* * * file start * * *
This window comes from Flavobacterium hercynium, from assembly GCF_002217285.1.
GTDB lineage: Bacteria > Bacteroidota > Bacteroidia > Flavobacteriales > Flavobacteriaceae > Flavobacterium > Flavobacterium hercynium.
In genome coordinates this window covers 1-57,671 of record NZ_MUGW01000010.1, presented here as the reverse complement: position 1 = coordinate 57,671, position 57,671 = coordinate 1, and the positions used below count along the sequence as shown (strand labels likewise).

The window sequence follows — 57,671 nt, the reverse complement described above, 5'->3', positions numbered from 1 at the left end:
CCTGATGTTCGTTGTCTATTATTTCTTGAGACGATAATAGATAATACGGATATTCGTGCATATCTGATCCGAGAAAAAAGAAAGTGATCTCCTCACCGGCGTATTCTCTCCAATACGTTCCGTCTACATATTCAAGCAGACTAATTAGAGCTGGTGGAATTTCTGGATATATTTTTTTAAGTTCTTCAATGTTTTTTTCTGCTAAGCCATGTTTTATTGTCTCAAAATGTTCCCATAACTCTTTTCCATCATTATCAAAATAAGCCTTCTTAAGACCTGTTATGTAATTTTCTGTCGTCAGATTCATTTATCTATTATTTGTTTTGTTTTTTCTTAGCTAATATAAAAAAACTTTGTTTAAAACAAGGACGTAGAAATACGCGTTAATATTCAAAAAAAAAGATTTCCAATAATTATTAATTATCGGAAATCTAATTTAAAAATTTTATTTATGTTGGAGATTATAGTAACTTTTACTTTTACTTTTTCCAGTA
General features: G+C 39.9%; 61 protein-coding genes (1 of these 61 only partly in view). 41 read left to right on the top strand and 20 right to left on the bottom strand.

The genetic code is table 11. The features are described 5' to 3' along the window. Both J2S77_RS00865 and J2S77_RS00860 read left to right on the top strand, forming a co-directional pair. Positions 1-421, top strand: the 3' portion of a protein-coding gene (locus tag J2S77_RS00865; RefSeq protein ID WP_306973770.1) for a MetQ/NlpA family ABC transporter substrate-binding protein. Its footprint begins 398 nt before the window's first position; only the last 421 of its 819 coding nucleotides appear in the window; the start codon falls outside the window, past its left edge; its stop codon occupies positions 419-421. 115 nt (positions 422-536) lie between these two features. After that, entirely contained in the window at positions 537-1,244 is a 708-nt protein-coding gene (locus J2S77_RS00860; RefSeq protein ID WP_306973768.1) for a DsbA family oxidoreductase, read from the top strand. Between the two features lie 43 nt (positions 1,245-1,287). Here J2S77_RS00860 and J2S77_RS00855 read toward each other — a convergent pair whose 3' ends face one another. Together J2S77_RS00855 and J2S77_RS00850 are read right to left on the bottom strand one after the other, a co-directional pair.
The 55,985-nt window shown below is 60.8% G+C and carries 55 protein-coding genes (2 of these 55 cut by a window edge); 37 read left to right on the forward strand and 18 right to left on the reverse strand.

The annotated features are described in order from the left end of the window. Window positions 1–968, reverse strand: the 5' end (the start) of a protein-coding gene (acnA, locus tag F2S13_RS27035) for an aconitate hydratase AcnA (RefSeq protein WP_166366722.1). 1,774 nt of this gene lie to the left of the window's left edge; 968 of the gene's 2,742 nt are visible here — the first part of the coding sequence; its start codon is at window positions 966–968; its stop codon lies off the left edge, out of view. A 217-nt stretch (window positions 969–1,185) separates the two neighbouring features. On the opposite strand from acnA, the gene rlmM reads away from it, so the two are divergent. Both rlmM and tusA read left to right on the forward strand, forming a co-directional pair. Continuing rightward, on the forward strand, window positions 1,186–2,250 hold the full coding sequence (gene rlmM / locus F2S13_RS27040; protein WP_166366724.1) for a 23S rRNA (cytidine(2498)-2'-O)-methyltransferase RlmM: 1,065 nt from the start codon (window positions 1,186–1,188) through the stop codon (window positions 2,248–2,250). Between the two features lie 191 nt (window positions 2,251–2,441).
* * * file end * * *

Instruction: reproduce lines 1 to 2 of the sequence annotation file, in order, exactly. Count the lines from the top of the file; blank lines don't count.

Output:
This window comes from Flavobacterium hercynium, from assembly GCF_002217285.1.
GTDB lineage: Bacteria > Bacteroidota > Bacteroidia > Flavobacteriales > Flavobacteriaceae > Flavobacterium > Flavobacterium hercynium.